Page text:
|Scientific Name:||Prionailurus bengalensis|
|Species Authority:||(Kerr, 1792)|
|Infra-specific Taxa Assessed:|
|Taxonomic Notes:||On the basis of morphological analysis, Groves (1997) suggested recognition of several distinct island subspecies, including:
P. b. borneoensis Brongersma, 1936: Borneo
P. b. heaneyi Groves, 1997: Palawan island, Philippines
P. b. javenensis (Desmarest, 1816): Java and Bali
P. b. rabori Groves, 1997: Negros, Cebu and Panay islands, Philippines
P. b. sumatranus (Horsfield, 1821): Sumatra and the offshore island of Tebingtinggi
Although one mainland Asian subspecies is generally recognized, the nominate P. b. bengalensis (Kerr, 1792) (Groves 1997), a number of mainland Asian subspecies have been classically described, including the Amur Leopard Cat P. b. euptilurus of the Korean Peninsula, Russian Far East and northeastern China. It was earlier proposed as a distinct species based on morphological differences from southeast Asian specimens, but Chinese specimens were shown to be similar and this is not recognized (Wozencraft 2005).
The Iriomote Cat P. b. iriomotensis, from Japan's Iriomote island, was also originally described as a distinct species based on morphology (Imaizumi 1967), but based on genetic analysis is considered a subspecies of Leopard Cat (Masuda and Yoshida 1995, Johnson et al. 1999, Eizirik et al. submitted).
Patterns of genetic variation in the Leopard Cat is currently under study (Shu-Jin Luo pers. comm. 2008), and should improve understanding of subspeciation in this widespread species which occurs on more islands than any other felid.
|Red List Category & Criteria:||Least Concern ver 3.1|
|Assessor(s):||Sanderson, J., Sunarto, S., Wilting, A., Driscoll, C., Lorica, R., Ross, J., Hearn, A., Mujkherjee, S., Khan, J.A., Habib, B. & Grassman, L.|
|Reviewer(s):||Nowell, K., Breitenmoser-Wursten, C., Breitenmoser, U. (Cat Red List Authority) & Schipper, J. (Global Mammal Assessment Team)|
The Leopard Cat is a widespread and relatively common species (Nowell and Jackson 1996, Sunquist and Sunquist 2002), although some island subspecies are included in the Red List. Although there is a declining population trend in parts of its range due to habitat loss and hunting, the species is stable in many areas, even thriving in some altered habitats including oil palm and sugar cane plantations (IUCN Cats Red List Workshop 2007).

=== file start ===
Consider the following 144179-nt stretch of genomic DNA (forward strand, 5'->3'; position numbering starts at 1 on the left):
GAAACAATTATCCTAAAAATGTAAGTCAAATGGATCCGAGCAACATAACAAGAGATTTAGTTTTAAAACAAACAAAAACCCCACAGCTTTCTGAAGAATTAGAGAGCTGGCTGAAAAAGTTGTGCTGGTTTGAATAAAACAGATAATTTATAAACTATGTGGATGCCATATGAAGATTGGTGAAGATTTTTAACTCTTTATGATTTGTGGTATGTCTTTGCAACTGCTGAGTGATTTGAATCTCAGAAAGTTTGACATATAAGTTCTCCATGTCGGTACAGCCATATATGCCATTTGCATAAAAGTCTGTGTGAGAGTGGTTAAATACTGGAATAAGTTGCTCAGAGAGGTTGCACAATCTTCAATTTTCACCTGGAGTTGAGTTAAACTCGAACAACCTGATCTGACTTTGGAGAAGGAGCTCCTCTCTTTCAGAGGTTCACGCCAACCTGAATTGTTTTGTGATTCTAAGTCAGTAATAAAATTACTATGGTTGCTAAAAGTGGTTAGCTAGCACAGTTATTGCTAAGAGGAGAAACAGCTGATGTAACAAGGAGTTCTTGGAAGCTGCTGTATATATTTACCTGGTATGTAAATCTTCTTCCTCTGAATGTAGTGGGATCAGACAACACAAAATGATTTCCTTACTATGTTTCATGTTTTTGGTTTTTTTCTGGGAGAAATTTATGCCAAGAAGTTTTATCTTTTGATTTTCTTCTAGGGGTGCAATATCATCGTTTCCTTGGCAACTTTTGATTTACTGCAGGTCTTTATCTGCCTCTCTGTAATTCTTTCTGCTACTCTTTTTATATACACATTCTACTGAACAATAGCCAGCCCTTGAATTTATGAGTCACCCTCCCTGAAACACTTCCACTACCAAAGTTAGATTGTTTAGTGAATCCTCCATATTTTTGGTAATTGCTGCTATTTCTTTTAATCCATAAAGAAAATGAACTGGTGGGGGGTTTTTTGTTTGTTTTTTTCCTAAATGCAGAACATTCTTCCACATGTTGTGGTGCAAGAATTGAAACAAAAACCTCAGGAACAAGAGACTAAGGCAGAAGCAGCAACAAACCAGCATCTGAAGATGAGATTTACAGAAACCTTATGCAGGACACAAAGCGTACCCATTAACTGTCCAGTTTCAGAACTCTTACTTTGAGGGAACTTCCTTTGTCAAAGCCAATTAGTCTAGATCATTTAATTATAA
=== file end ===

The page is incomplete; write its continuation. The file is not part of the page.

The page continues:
|Range Description:||The leopard cat is a widespread species in Asia. It is found throughout most of India west into Pakistan and Afghanistan (Habibi 2004), through the Himalayan foothills, across most of China, and north to the Korean peninsula and into the Russian Far East (Nowell and Jackson 1996). It is found throughout Southeast Asia, and on the islands of Sumatra, Java, Borneo and Taiwan. It is found on numerous small offshore islands of mainland Asia (Nowell and Jackson 1996, Sunquist and Sunquist 2002). The leopard cat is the only wild felid found in the Japan, where it occurs on the small islands Tsushima and Iriomote, and the Philippines, where it occurs on the islands of Palawan, Panay, Negros and Cebu. In the Philippines, there are recent (2007) unconfirmed reports from the island of Masbate. It should be present in Guimaras due to proximity to Negros and Panay, but no presence was reported, and is therefore presumed to be extinct (R. Lorica and W. Oliver, unpub.).|
Native:Afghanistan; Bangladesh; Bhutan; Brunei Darussalam; Cambodia; China; Hong Kong; India; Indonesia (Jawa, Kalimantan, Sumatera); Japan (Nansei-shoto); Korea, Democratic People's Republic of; Korea, Republic of; Lao People's Democratic Republic; Malaysia; Myanmar; Nepal; Pakistan; Philippines; Russian Federation; Singapore; Taiwan, Province of China; Thailand; Viet Nam
|Range Map:||Click here to open the map viewer and explore range.|
The leopard cat is the most frequently recorded small cat across most of its wide range, in comparison with sympatric species (Nowell and Jackson 1996, Duckworth et al. 1999, Holden 2001, Duckworth et al. 2005, Lynam et al. 2006, Yasuda et al. 2007), and with its broad distribution has an abundant population. However, it is probably declining due to habitat loss and hunting. Large numbers of leopard cat furs were exported from China (averaging 200,000 skins per year in the late 1980s) (Nowell and Jackson 1996). Higher survival rates (92%) were recorded in a protected area with little human influence, compared with lower rates in areas with greater human activity (53-82%) (Haines et al. 2004). While the leopard cat is more tolerant of disturbed areas than other small Asian felids, it likely undergoes higher mortality in such areas.